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Perhaps Tempe’s most historic cultural hub and landmark is Mill Avenue. To students, residents and tourists Mill Avenue may just look like a strip mall littered with bars, restaurants, boutiques and other shops, but a rich history lies in the 1.2 miles between Gammage Auditorium and the Hayden Flour Mill. 

In this series, I will be exploring the backstories of Mill from the perspectives of the local business owner, historians and residents. By the end of this series, my goal is to create a timeline of Tempe’s hottest spots and their humble, historical origins. 

The Grady Gammage Memorial Auditorium, also referred to as ASU Gammage or The Gammage Auditorium, may be ASU and Arizona’s most cherished landmark, standing on the southwest corner of the Tempe campus with its inviting, sprawling staircase welcoming all ASU visitors from around the world.

Read More: ASU celebrates 50 years of cultural excellence, community involvement at Gammage Auditorium

Gammage has been a staple in the Valley’s architectural personality for over 50 years since its grand opening on Sept. 18, 1964 when Eugene Ormandy conducted the world-famous Philadelphia Orchestra to indicate the birth of one the U.S.' greatest performance halls.


But 1200 S. Forest Ave hasn’t always been home to the Gammage. In fact, before the ‘60s it was a women’s athletic field. Tempe resident and historian Larry Mischler remarked about the important history of the lot pre-Gammage.

“After World War II, up until about 1960, they put in Quonset huts,” Mischler said. “They were long huts and they used them as barracks. They had a bunch of those (at Gammage) and they used them as GI housing for GI students. Then in the ‘60s the GI Bill ran out and things got different so they didn’t need the housing. That's when they built the auditorium.”

However, master architect Frank Lloyd Wright, known for buildings ranging from Fallingwater to the Guggenheim Museum, didn’t intend for the Gammage blueprints to ever be brought to life in Arizona. Initially, Wright designed the current model as an opera house for Baghdad, Iraq. Two worlds collided on July 14, 1958, when King Faisal II of Iraq was assassinated along with his family during the 14 July Revolution. After King Faisal II’s death, all communications and plans for an opera house designed by Wright ceased. 

In the late ‘50s, ASU President Grady Gammage approached Wright, a good friend, and asked if he would be interested in designing an auditorium for ASU. Eventually, Wright decided that the design originally to be used for the opera house in Baghdad would be a great statement for ASU.


Frank Lloyd Wright adjusted his plans to better serve the Arizona community throughout his last few years up until his death in 1959. After Wright died, his protégé William Wesley Peters took over and finished the designing. In the winter of 1959, while still in office, Grady Gammage also died.

In 1962, the R.E. McKee Company took over the construction and Grady Gammage Jr. became the first person to shovel Gammage dirt at its official groundbreaking.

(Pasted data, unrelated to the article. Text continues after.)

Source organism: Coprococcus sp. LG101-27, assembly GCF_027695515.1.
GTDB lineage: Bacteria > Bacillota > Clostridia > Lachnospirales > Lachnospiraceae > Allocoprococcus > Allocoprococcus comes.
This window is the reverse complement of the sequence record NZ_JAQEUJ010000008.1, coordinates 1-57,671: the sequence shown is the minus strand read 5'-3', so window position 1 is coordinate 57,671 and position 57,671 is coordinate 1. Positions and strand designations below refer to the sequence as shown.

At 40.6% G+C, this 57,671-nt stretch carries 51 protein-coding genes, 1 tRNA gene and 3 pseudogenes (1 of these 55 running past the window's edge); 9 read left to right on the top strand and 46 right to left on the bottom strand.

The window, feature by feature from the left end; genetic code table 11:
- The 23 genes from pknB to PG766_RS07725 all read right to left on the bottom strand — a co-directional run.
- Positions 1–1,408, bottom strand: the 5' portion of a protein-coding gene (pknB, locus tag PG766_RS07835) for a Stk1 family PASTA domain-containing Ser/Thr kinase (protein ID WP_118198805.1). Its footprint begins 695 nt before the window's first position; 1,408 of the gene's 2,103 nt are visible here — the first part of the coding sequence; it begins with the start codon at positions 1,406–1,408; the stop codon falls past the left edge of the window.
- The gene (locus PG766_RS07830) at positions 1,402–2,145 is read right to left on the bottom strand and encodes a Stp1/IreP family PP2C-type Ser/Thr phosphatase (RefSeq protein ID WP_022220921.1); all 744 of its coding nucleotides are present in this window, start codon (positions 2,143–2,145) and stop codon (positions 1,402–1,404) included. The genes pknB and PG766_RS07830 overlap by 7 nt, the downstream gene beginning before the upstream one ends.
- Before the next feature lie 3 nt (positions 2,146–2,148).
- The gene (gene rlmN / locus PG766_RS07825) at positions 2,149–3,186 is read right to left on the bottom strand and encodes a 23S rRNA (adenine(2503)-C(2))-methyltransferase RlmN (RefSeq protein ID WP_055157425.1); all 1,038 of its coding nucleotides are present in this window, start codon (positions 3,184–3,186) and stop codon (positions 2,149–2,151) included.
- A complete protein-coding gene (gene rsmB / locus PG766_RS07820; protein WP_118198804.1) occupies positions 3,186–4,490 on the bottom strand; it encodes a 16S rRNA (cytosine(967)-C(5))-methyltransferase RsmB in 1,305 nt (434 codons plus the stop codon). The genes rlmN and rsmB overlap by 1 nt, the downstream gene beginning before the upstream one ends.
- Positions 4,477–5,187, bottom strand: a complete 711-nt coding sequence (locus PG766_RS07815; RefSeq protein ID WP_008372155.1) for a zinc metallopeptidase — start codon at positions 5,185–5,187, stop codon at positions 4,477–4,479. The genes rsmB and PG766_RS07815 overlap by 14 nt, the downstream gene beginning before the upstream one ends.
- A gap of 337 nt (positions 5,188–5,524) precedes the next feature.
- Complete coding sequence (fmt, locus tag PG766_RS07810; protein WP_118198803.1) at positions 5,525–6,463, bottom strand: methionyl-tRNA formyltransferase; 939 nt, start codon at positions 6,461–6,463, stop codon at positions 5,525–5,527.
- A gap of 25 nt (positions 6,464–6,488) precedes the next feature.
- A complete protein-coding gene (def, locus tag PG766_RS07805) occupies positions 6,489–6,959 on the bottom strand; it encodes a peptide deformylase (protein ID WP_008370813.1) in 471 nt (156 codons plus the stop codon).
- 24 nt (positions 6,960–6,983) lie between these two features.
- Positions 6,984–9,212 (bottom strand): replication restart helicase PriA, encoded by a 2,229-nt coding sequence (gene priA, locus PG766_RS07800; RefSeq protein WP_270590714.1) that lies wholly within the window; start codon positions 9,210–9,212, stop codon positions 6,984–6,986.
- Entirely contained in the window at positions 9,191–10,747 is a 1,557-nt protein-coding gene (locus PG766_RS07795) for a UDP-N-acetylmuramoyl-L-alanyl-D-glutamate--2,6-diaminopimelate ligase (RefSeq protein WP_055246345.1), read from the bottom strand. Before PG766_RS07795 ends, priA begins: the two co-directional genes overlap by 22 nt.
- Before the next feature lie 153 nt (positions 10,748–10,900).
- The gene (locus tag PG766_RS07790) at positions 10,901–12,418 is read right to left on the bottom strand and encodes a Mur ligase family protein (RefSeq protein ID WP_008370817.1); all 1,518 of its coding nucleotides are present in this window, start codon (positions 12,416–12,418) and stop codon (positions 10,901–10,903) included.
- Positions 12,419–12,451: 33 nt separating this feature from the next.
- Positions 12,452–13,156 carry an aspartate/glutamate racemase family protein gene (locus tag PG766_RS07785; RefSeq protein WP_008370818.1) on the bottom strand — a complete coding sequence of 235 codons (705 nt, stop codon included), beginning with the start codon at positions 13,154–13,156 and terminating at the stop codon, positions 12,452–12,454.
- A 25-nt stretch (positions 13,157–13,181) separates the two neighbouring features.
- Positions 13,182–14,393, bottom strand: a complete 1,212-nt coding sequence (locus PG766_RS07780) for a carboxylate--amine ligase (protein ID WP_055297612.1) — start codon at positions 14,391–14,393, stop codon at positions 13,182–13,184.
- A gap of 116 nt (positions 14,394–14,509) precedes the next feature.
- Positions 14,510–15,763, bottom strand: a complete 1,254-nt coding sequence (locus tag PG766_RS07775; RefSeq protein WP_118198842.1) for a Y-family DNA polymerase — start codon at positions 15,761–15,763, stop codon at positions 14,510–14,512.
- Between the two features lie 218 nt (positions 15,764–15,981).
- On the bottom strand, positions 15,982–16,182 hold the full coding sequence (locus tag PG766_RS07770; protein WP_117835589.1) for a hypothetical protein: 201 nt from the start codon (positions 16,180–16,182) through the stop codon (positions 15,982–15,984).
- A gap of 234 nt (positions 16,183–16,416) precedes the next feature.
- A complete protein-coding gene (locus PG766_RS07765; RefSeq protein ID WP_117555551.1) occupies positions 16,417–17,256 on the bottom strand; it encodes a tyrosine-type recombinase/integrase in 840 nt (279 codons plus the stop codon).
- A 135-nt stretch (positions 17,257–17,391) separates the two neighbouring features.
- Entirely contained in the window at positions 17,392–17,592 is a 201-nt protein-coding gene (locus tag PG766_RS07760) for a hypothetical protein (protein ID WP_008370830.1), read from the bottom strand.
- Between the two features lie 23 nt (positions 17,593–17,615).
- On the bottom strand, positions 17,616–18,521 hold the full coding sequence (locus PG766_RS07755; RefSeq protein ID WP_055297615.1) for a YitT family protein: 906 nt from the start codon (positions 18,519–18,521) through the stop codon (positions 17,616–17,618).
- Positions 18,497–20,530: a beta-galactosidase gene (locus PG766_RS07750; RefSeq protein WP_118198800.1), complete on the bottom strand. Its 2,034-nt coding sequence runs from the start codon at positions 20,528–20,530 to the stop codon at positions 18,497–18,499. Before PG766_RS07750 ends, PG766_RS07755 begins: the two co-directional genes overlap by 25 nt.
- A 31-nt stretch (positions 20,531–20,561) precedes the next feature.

Many of Wright’s critics attack Wright’s later work for the grandiose exterior, but most complain about bland interior rooms. Despite the detractions, Gammage is a huge technical feat and uses space impressively. 

With over 3,000 seats, Gammage is one of America’s most accommodating performance spaces, and the furthest seat in the auditorium is only 115 feet away from the stage which creates an intimacy in spite of Gammage’s vastness. 

Gammage is also a very versatile and adaptable performance space which expertly accommodates musical theater, symphonic and organ performances and even smaller chamber ensembles.

Musical theater is what brings most ASU students and Arizonians to Gammage. The Broadway production “Camelot” was the first to play at Gammage in its premiere season in 1964. Since then, productions of some of Broadway’s most popular hits like “The Lion King,” “The Phantom of the Opera,” “Les Miserables” and “Miss Saigon” have performed on the Gammage stage. Currently, the touring cast of "The Book of Mormon" graces Gammage's stage. 


Since its creation, Gammage has had five executive directors. Gammage has been led by executive director Colleen Jennings-Roggensack since 1991, who plays a vital role in maintaining Gammage as a performance hall, a relevant Tempe landmark and a community tool.

“Gammage has become a great laboratory of learning,” Jennings-Roggensack said. “Many of our classes, our larger ensembles at the School of Music perform here. The Origins Project kicked off with Stephen Hawkings at Gammage.”

Jennings-Roggensack and the past executive directors of Gammage have brought infinite opportunities to the musicians and children of the Valley. It hosts many functions and programs to support 134,000 Arizonian kids who attend schools that don’t have access to to fine arts.

Jennings-Roggensack also brought a new initiative to Gammage called "Connecting Communities" which focuses on reaching out beyond the auditorium and enriching the lives of  the residents of Tempe and its neighboring communities through music. 

The ASU School of Music students and bands all greatly appreciate the historical and technical accomplishment that is ASU Gammage. Gary Hill, ASU Director of Bands, feels especially enamored and appreciative of what Gammage brings to ASU.

“Gammage Auditorium is one of the true jewels of ASU’s beautiful campus,” Hill said. “Having many opportunities each year to perform in such a stunning facility is a privilege both faculty and students at the School of Music treasure.”

Related links:

An abridged history of Mill Avenue: A secret cultural hub of Tempe

An abridged history of Mill Avenue: The hauntings of Casa Loma Building

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